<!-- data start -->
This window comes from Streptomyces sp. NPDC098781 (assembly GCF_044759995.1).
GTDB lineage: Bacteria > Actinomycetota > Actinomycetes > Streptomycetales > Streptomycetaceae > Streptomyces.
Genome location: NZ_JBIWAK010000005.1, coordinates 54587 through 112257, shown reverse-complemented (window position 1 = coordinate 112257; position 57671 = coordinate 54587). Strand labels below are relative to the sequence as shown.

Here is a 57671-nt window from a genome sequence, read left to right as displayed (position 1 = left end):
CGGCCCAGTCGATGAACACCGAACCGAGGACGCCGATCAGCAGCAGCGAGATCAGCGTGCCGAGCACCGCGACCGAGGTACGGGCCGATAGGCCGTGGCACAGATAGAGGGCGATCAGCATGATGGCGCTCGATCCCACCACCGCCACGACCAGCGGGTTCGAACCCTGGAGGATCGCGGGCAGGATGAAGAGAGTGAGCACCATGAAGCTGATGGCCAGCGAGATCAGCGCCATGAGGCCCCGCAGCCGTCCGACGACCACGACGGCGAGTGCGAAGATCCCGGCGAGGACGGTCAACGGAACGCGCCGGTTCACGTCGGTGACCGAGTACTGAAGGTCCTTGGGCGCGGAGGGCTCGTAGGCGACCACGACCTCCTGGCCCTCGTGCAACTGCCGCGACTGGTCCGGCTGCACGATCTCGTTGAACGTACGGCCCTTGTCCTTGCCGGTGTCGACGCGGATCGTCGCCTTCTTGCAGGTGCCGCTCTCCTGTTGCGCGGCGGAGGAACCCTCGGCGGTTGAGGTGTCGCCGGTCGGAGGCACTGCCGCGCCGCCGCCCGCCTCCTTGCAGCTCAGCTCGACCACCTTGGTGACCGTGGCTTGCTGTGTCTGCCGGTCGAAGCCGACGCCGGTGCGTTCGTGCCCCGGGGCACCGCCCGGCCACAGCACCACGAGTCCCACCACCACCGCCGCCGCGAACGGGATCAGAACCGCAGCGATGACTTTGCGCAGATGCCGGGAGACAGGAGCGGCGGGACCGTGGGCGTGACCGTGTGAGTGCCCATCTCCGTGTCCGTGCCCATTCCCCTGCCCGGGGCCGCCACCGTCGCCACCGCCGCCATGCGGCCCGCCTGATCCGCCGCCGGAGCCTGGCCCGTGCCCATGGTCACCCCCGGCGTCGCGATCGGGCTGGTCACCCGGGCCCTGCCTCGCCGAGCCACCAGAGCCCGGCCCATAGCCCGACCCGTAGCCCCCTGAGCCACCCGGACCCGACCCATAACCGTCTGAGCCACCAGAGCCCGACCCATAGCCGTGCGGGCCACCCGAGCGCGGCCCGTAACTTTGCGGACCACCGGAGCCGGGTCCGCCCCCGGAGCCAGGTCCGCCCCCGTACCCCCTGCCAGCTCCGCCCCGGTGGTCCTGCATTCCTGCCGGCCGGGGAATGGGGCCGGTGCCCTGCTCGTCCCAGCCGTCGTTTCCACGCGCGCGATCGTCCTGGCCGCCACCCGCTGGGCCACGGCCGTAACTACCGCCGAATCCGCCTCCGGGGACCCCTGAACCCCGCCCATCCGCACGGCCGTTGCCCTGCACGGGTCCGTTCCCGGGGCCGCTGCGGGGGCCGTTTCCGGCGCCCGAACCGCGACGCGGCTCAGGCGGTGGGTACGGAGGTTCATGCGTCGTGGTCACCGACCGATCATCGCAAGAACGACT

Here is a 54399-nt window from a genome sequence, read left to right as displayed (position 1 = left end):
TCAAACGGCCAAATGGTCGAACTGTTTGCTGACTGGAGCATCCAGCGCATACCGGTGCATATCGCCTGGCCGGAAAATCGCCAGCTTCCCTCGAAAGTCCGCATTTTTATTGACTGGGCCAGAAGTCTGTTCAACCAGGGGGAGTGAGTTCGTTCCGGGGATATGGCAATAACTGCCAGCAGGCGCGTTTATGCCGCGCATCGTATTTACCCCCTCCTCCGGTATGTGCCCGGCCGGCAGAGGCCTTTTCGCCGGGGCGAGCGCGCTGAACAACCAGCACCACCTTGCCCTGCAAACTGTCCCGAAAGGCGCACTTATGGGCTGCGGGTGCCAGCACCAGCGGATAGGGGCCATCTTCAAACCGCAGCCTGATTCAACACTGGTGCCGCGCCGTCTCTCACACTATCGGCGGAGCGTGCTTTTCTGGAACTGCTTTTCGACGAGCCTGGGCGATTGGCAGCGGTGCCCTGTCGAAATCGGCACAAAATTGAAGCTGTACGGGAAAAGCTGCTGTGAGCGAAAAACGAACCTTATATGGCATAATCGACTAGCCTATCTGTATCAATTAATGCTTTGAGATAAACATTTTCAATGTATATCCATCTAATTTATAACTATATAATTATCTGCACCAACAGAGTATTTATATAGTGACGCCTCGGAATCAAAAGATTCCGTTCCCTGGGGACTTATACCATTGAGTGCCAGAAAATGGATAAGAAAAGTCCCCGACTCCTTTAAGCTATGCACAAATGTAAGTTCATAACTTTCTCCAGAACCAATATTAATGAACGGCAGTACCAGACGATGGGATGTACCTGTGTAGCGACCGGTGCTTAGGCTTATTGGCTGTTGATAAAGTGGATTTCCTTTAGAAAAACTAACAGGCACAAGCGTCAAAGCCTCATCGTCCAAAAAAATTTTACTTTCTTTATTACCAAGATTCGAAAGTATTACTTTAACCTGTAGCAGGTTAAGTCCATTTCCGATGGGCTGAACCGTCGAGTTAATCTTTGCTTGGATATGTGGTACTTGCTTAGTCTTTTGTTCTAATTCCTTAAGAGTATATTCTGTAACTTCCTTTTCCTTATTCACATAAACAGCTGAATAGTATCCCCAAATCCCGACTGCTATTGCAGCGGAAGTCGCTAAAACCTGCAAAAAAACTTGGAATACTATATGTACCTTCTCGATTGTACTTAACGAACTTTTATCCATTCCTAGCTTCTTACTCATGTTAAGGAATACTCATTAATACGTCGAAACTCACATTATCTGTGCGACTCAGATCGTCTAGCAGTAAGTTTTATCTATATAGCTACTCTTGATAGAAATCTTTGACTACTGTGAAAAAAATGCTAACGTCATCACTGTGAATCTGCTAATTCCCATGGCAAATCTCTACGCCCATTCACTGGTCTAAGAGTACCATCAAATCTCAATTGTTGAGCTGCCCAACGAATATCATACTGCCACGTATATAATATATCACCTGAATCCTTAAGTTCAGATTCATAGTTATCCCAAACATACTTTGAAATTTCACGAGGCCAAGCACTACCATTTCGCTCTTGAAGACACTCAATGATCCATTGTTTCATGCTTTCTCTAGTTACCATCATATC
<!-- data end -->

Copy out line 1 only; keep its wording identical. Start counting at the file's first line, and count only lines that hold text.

This window comes from Streptomyces sp. NPDC098781 (assembly GCF_044759995.1).